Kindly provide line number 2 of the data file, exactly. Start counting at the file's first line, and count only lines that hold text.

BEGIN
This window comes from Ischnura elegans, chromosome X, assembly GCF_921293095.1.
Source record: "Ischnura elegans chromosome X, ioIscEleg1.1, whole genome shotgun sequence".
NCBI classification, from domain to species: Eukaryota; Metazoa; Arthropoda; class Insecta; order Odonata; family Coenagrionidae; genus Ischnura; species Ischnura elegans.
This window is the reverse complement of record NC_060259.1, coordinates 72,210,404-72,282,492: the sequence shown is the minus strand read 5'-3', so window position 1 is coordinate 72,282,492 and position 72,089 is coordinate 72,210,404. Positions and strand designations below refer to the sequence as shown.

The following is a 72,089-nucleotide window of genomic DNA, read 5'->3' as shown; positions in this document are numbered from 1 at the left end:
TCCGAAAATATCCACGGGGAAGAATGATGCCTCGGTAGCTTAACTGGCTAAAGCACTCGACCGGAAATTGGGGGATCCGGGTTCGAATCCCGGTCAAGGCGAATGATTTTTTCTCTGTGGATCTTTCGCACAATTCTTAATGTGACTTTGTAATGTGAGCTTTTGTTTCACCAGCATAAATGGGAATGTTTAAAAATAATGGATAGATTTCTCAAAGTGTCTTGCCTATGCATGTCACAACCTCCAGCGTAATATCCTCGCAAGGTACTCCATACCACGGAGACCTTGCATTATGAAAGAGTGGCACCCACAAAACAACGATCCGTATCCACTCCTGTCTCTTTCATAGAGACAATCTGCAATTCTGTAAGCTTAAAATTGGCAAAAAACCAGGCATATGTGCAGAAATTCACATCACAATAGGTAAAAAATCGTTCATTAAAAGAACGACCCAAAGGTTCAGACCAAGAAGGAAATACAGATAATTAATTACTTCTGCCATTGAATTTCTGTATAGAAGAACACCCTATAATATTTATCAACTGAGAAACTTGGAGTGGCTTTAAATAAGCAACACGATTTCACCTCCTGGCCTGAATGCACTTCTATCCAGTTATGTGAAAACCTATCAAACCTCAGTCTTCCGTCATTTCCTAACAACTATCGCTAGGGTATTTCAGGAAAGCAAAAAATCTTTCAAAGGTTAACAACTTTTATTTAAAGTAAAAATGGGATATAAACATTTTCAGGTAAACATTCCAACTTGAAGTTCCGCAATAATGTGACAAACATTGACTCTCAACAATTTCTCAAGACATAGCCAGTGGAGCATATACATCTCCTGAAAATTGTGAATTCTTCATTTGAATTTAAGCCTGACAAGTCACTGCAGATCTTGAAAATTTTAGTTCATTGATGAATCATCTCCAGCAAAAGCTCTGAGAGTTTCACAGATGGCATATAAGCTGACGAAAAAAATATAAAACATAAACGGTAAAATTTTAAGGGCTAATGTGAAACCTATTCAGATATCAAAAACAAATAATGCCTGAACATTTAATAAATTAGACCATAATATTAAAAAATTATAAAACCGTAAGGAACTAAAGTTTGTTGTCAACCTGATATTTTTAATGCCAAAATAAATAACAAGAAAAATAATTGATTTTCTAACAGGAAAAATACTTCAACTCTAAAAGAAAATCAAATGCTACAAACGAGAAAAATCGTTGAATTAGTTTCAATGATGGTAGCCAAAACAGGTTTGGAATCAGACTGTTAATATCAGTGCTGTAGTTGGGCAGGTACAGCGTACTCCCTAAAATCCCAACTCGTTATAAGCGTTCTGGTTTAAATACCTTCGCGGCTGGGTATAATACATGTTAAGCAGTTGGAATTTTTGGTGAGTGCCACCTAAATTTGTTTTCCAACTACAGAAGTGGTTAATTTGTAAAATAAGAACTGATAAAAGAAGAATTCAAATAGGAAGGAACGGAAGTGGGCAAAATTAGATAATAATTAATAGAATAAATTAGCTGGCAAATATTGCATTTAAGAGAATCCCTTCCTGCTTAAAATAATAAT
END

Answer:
Source record: "Ischnura elegans chromosome X, ioIscEleg1.1, whole genome shotgun sequence".